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The privilege and cost of activism
Shelby Knox speaks on activism and the future of feminism
When asked what is most difficult about social activism, renowned feminist activist Shelby Knox replied, “that activism has consequences.” Knox didn’t just mean that activism can be the catalyst for social change, but that it has very real, and sometimes serious, personal costs. Knox referred to activism as a privilege—one that carries the responsibility of including the voices of others. Like social movements of decades past, those who have the privilege to organize must make sure not to silence or ignore the voices of those without that privilege.
The Education of Shelby Knox
As part of the symposium on Ms. at 40 and the Future of Feminism, Knox discussed the 2005 documentary film that put her in the public eye. Knox’s hometown of Lubbock, Texas has some of the highest teen pregnancy and STD rates in the nation. The Education of Shelby Knox (directed by Mario Lipschutz and Rose Rosenblatt) chronicles Knox’s work as a teenager to replace her district’s abstinence-only policy with comprehensive sex education. While the school board rejected the proposed measure, Knox succeeded in stirring conversations. In the process, Knox became an activist. (Incidentally, her mother showed the film in Lubbock after Knox graduated, which pressured some schools to adopt comprehensive sex education.)
Knox’s story—one of public action, disappointment, and eventual success—is found among many heroic activists across the nation engaged in important consciousness-raising and grass-roots community organizing. But the part of the story not as often heard—and one artfully told in the Education documentary—is of the personal consequences of activism. Knox’s pull toward activism challenged her own commitments to her faith and her family’s beliefs.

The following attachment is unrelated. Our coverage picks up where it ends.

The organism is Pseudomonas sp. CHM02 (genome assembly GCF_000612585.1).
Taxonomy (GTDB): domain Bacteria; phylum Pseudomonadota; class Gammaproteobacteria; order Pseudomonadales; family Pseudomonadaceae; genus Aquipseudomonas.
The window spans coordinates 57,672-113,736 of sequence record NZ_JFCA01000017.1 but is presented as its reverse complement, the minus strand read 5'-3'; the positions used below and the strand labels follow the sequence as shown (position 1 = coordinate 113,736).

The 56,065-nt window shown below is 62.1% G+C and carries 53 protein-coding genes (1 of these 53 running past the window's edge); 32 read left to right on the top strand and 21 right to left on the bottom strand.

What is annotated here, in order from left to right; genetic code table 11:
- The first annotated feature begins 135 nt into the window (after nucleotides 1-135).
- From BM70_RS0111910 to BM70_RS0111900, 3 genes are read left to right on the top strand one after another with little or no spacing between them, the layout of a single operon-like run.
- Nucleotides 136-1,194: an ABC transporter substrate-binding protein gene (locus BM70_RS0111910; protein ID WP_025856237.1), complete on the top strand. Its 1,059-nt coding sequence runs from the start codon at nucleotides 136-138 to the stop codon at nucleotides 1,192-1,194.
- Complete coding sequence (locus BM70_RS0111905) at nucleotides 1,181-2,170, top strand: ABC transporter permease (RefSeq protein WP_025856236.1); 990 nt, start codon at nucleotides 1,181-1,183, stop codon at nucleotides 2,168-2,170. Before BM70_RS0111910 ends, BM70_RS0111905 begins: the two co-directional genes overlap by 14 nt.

Concerned about the negative impact on the lives of her fellow youth, Knox was inspired to action. She felt that sex education could reduce teen pregnancy and STD infection, even if she chose to practice abstinence. At 16, Knox pledged sexual purity as part of the “True Love Waits” program. Knox explains that “it was the thing to do if you were a good, southern Baptist girl.” While Knox maintained her belief throughout high school that abstinence until marriages was appropriate for her, she was unconvinced that such a path was either universally appropriate or realistic.
Trying to reconcile her Christian beliefs with her activism, Knox consulted her pastor. Her pastor mused that Knox was promoting tolerance among people who were part of “the most intolerant religion of all.” This tolerance, which inspired—and was inspired by—her work on behalf of those whose life choices were different than her own, became a source of critique of her personal morality. For taking this stance on sex education, some people in her community, for example, told her that she was “going to hell.”
Examining the personal costs of activism
As Knox’s role in the promotion of comprehensive sex education became more intense and more public, she worried that her activism might reflect poorly on her father and possibly hurt his business. Her parents, for their part, worried that Knox’s activism might adversely affect her academically and socially. Their fears were not unwarranted. As a Junior, Knox learned that the superintendent had been told to “stay away from her” because she was “dangerous.”